Execution Drug Trial Ends with Witness-credibility Dispute

District Court Judge Jeffrey Sherlock decided to strike a portion of testimony from a pharmacist

By ALISON NOON, Associated Press

HELENA — A trial to determine the legality of an execution drug concluded Thursday after attorneys for Montana’s two death-row inmates disputed the credibility of the state’s key medical witness.

District Court Judge Jeffrey Sherlock decided to strike a portion of testimony from a pharmacist the state brought in to defend its plan to use pentobarbital in lethal injections. The judge must now decide whether that drug would adequately sedate a person being put to death or cause undue pain and suffering.

Attorneys for convicted killers Ronald Allen Smith and William Gollehon sharply criticized Roswell Lee Evans, the dean of Auburn University’s pharmacy school, for making conflicting declarations during the seven-year-old case.

Evans said in court this week that pentobarbital is by definition an ultra-fast acting drug, as state law requires. He said it takes effect in less than one minute.

That contradicted a statement Evans made in a deposition that the drug merely could be ultra fast-acting.

“Whether it’s a big deal or a little deal, it’s different from what was previously stated,” Sherlock said before deciding to only consider the earlier account.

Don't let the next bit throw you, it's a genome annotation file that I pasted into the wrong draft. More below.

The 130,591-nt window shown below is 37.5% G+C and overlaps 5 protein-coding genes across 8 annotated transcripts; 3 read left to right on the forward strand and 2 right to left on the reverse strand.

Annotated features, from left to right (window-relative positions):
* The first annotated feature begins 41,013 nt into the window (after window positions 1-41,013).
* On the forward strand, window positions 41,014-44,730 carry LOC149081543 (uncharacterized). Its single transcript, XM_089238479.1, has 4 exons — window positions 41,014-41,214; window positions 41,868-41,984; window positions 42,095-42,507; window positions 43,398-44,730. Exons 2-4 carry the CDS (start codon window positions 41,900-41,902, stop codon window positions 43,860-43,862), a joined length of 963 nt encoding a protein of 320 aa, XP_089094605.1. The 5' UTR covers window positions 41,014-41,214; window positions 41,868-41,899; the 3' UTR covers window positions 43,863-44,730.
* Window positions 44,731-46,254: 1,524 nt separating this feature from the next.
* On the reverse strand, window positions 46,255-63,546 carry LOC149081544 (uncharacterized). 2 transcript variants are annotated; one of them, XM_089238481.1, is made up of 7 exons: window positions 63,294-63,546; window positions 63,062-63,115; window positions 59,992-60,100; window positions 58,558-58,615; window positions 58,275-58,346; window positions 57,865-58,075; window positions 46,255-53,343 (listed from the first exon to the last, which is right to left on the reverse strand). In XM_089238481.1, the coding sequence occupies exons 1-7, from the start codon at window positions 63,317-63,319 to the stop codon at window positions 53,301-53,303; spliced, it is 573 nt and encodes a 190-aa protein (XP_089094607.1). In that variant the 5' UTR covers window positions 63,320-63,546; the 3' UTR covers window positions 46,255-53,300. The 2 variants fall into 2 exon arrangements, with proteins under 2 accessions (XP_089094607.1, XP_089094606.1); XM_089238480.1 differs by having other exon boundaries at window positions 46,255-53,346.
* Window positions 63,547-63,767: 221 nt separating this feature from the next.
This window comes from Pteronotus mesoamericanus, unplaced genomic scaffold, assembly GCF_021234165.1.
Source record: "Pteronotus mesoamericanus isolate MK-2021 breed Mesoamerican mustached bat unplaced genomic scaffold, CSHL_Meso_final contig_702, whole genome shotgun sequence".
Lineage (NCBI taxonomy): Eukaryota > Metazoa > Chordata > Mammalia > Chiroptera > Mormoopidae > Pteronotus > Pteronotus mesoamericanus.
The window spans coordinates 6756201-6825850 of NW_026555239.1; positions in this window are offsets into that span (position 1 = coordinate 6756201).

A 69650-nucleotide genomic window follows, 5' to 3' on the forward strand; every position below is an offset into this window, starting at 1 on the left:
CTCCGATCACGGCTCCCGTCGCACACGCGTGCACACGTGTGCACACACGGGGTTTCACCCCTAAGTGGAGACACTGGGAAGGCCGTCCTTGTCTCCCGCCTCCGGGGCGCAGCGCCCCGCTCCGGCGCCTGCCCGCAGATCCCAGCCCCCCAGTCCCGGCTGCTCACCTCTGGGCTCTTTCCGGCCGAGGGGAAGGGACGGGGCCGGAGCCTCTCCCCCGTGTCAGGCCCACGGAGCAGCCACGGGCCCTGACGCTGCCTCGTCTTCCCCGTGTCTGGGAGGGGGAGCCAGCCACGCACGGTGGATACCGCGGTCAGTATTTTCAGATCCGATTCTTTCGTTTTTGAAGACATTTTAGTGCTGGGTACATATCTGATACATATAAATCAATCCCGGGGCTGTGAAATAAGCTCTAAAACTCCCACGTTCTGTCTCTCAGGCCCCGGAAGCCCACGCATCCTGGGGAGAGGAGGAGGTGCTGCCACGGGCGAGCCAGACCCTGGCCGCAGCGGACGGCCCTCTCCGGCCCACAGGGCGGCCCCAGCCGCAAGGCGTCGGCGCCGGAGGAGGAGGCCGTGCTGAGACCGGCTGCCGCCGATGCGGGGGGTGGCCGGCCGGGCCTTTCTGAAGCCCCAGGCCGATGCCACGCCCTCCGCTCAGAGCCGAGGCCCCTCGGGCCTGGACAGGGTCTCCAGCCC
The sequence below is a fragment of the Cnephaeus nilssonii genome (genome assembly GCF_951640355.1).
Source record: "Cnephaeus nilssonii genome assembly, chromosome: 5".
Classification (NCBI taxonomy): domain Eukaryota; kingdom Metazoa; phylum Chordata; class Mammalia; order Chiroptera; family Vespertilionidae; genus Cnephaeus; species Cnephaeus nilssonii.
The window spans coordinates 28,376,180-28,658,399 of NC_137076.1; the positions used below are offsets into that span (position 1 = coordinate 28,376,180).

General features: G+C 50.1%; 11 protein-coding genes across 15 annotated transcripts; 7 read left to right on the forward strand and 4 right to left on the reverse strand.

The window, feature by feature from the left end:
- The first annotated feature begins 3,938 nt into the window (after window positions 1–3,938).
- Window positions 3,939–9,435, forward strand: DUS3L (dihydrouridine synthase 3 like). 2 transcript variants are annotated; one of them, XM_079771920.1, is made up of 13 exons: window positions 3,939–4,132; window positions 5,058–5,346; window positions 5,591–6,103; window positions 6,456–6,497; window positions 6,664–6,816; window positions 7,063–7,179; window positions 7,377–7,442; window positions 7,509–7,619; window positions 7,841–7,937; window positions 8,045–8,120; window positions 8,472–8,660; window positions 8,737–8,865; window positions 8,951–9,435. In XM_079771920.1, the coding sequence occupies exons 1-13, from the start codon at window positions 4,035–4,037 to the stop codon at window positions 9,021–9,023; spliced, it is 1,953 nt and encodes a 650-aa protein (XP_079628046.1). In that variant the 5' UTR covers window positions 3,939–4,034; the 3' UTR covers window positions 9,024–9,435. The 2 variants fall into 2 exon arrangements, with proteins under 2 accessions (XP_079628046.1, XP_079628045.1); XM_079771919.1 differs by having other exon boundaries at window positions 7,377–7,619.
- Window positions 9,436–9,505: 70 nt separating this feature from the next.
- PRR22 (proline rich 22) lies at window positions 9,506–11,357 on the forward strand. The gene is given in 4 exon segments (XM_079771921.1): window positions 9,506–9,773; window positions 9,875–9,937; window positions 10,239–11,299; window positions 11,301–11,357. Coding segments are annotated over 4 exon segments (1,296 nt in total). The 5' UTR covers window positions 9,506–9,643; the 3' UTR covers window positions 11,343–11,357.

State attorneys on Wednesday challenged the inmates’ medical expert, Columbia University Medical Center anesthesiologist Dr. Mark Heath.

Assistant Attorney General Pam Collins directed attention to the fact that Heath has not witnessed any executions using pentobarbital and, despite his claims, could not name any cases in which a prisoner continued to speak, breathe and move after the drug was administered.

Jim Taylor, an ACLU attorney for the inmates, told Sherlock that Evans is not a medical doctor, has never administered anesthesia and has never witnessed an execution. Taylor brought to light a statement Evans made in 2012 that pentobarbital’s onset is three to four minutes — significantly longer than one minute as he said this week.

“It was a rough guess, maybe an educated guess, but a rough guess,” Evans said Thursday of his 2012 statement.

Taylor pointed to another lethal-injection case in 2013, in which Evans reaffirmed that he believed pentobarbital to take three to four minutes to take effect. “Did you understand that people’s lives literally depended on your testimony?” Taylor said.

Collins said Evans made those statements when his expertise was sought on midazolam, a different sedative that the U.S. Supreme Court upheld for use in capital punishment in June.

Evans said in a February deposition that he has participated as an expert witness in 35 lethal-injection court cases, including the high-profile midazolam case.

Smith and Gollehon were sentenced to death after being convicted of murder in 1983 and 1992, respectively. Their executions have been stayed for the duration of the case.